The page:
T fare hike scenarios eyed by transit agency
By Associated Press | January 4, 2016, 21:00 EST
BOSTON – The agency that runs Boston’s public transit services is eyeing fare hikes that could punch a hundred-dollar hole in the pockets of regular subway riders over the course of a year, a move one transit advocate likened to “punishing the victim” following recent service failures.
The Massachusetts Bay Transportation Authority’s Fiscal and Management Control Board elected on Monday to advance for public comment two fare-hike scenarios that would raise fares an average of about 5 percent or 10 percent starting in July.
In both scenarios, bus and subway pass-holders would see their discount erode as the price hikes for those products would outpace increases to single-ride fares.
“We have very deeply discounted passes, more than other big city transit systems. Our passes are a great deal and we want them to stay a good deal,” Transportation Secretary Stephanie Pollack told reporters.
The fare hike proposals arrive close to the anniversary of the state temporarily shutting down MBTA service late last January, the prelude to a bitter cold and snow spell that saw service grind to a halt at times on several stretches of track.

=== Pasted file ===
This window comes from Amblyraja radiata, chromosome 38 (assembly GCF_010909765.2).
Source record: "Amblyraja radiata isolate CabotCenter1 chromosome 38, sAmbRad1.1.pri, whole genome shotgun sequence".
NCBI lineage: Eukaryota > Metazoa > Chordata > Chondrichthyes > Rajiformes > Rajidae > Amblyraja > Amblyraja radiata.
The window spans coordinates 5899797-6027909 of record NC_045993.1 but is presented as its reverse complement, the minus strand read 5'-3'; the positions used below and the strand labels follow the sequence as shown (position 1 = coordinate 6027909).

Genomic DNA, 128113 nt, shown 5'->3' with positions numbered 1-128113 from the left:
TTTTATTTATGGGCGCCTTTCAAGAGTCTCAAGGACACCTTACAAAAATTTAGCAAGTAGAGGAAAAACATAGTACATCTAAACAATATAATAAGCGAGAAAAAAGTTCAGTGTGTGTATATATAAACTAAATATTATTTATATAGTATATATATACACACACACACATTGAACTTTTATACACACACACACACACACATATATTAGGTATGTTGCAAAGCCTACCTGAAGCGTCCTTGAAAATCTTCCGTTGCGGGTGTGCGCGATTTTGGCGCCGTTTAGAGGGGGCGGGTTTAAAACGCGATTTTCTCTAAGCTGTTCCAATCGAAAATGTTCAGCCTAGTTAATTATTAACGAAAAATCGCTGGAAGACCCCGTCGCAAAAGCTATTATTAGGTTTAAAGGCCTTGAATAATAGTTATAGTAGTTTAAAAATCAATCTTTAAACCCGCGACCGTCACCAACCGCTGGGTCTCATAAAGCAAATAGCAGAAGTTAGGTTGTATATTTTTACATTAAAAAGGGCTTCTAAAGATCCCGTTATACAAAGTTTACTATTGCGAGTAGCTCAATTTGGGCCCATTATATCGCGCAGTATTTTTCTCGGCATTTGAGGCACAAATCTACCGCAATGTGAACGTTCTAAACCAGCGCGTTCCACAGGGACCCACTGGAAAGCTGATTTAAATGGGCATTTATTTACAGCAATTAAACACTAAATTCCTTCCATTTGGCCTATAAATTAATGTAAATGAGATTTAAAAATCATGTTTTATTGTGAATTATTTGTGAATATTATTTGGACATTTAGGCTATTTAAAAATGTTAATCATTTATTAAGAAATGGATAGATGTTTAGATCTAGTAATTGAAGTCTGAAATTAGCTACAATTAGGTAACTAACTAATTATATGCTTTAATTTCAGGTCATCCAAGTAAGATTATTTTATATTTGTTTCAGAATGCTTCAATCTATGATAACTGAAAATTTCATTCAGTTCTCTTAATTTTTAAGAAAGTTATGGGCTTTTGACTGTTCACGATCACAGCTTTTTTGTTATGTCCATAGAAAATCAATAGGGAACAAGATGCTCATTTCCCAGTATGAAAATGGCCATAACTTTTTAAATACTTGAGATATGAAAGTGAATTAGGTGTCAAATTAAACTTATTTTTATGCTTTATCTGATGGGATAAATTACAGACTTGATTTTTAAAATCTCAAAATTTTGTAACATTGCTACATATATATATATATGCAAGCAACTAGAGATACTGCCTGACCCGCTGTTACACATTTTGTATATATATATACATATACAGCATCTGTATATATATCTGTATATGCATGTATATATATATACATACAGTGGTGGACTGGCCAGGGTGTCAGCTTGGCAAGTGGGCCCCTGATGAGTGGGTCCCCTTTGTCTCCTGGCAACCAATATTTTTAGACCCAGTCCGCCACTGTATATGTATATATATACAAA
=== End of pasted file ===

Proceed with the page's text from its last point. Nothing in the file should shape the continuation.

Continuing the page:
“These two options for fare increases that were proposed today are punishing the victim. We’ve gone through a winter where people didn’t have any service,” Rafael Mares, vice president and director of Healthy Communities and Environmental Justice at the Conservation Law Foundation, told reporters. He said, “The last time tolls were increased on one of our bridges or tunnels was in 2004. During this time period the MBTA fares were increased four times. This would be a fifth time.”
After a meeting with the governor, legislative leaders also voiced caution on fare hikes.
House Speaker Robert DeLeo said fare increases should be the “last avenue” considered, pointing to advertising and real estate sales as other potential revenue sources that should be considered.
“I think when it comes to fare increases, we ought to hold off and let’s see some of the other options that are out there,” DeLeo told reporters.